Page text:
The Chinese Super League has become a destination league for some of the game’s big names of late. After Didier Drogba agreed a move to Shanghai Shenhua to join his former Chelsea team-mate Nicolas Anelka, Sevilla forward Frederic Kanoute made his way to China's capital to join Beijing Guoan. In the biggest suprise, though, Barcelona midfielder Seydou Keita completed an unexpected two-and-half-year deal with newly-promoted Dalian Aerbin at the weekend. caught up with Aerbin's new Australian import Daniel Mullen, who is looking forward to playing alongside Keita, and against some of the other big names.

"I heard of Keita's signing on Sunday, although I haven’t seen him yet," the 22-year-old Aussie international said. "I am glad to have such a team-mate and you can always learn by playing together with someone like Keita. The Chinese league is growing with these big-name imports and I am looking forward to rubbing shoulders with these stars."

Heading to China 
Going west has become the Asian trend in recent years, with the continent's most sought-after talents seeking European moves after starting out on the local stage. One of Australia's most promising stars, Mullen went the other way when he decided on a transfer to China.
"I had a few offers from European clubs when Aerbin came to me with this opportunity," the former Adelaide United defender continued. "The Chinese league has fast developed and Aerbin is a good club. There are plenty of high-quality players here so I think I can improve from match to match."

Mullen is not the first Australian player in the Chinese League, with Mark Milligan and Joel Griffiths among the trail-blazers joining Shanghai and Beijing respectively in 2009. His former Adelaide club-mate Milan Susak was signed by Tianjin Teda this February and that player’s advice proved an important factor in Mullen's decision to move to China. "Milan told me that it is a good league with high-quality teams and good players," he added, "and he said China is a good place to live."

Coincidentally, it was in his Chinese debut that the two old friends re-united. Five days after his arrival at Dalian on Tuesday, Mullen came off the bench to play the second half in Aerbin's home game against Susak's Tianjin, which ended in a 1-1 draw. "It was a good game and both sides played well. It was nice to see Milan and the result was good as neither of us was disappointed."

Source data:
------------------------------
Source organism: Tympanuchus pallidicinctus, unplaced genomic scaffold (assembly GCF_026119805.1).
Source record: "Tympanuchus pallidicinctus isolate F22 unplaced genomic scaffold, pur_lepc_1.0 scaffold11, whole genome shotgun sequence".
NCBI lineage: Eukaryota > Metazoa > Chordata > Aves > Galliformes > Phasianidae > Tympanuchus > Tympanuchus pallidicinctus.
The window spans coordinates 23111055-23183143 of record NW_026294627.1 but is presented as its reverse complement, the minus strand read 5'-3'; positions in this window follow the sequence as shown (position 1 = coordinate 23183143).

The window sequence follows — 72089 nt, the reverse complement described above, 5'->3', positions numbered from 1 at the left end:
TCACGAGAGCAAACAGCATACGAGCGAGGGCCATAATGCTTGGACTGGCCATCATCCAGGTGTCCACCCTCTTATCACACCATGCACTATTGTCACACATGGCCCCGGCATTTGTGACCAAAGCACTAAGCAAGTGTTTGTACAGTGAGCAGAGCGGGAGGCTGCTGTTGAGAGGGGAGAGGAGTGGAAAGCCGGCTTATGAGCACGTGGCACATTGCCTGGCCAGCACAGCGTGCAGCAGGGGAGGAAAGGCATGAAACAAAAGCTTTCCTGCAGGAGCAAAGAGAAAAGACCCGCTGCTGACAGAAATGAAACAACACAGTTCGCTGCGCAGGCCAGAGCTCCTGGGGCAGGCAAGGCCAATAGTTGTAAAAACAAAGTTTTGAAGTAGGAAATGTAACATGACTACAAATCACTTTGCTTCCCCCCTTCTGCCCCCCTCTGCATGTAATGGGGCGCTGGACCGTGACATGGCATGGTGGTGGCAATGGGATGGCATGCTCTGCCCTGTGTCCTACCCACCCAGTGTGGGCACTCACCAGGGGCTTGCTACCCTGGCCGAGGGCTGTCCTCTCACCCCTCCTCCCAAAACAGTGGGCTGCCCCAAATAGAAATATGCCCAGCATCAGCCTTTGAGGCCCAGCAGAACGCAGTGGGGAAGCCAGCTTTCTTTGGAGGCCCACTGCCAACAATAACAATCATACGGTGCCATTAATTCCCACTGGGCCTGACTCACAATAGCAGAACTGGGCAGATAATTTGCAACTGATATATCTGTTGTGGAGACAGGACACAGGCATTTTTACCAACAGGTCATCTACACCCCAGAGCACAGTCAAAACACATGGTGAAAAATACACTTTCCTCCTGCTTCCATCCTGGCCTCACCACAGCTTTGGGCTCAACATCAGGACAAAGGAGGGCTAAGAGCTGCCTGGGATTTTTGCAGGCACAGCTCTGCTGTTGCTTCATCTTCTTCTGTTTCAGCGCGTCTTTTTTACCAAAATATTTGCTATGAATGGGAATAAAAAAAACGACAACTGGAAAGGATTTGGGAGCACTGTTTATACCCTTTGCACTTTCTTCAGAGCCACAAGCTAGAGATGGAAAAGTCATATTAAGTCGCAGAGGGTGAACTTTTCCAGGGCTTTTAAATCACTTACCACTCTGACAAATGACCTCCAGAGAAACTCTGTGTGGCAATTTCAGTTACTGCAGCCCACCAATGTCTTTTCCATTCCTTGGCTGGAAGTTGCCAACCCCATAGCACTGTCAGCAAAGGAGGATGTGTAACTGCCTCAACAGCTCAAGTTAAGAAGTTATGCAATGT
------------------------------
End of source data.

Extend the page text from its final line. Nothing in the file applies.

The Chinese league has fast developed and Aerbin is a good club. There are plenty of high-quality players here so I think I can improve from match to match. 

Dalian Aerbin defender Daniel Mullen

Adelaide boy
Aerbin is only Mullen's second professional club, having spent the past four years with Adelaide. While expecting to improve in China, Mullen acknowledged that his home club will always have a special place in his heart. "Adelaide is my hometown where I was born and bred. The home club provided me with the chance to play professional football when I joined them as an 18-year-old. And I gained good experience and developed my play with the club during the past seasons. These are something which I will never repay."

Mullen became a fan favourite in Adelaide by helping his hometown club to the 2008 AFC Champions League final, where they fell to Japanese giants Gamba Osaka. They took sweet revenge in the two sides' rematch in this year's AFC Champions League group campaign, though, with Daniel twice scoring as Adelaide dispatched Gamba 2-0. From there, Mullen maintained his superb continental form as Adelaide stormed into the last eight to set up an enticing clash with Bunyodkor.

"It is a good game against Bunyodkor as the two sides have met four times before. I think Adelaide have all required elements to win it all the way through this year's competition. The current squad have a solid defence and are very strong as a team. When they come out with counter attack, they have a good chance to win against any Asian opponents."

FIFA World Cup™ dream
Mullen is no stranger to global competition with his national team either, having featured in the 2008 FIFA Club World Cup before representing Australia in the following year's FIFA U-20 Cup Egypt 2009. "I was fortunate to play in the two FIFA tournaments," he said. "Not everyone is so lucky to boast such experience. I learned a great deal from these games and gained good experiences. These are things that can never be replicated."

His progress didn't go unnoticed by former Australia manager Pim Verbeek, who gave Mullen his first international cap during qualifying for the 2011 AFC Asian Cup. The then teenager played the entire game against Kuwait in March 2009 in Canberra which saw an under-strength Australia lose 1-0. It remains Mullen’s only senior cap to date, but he is looking for a return in short order.

"It's everyone's dream to represent their country,” he summed up. “But I must work harder and make consistent progress if I want to join the naitonal team. Australia's physical ability and coaching knowledge used to give the team an edge in Asian qualifying, but in recent years other Asian teams, notably Japan and Korea Republic, have picked up. I hope I can play a part in our qualifying and help my country to Brazil 2014."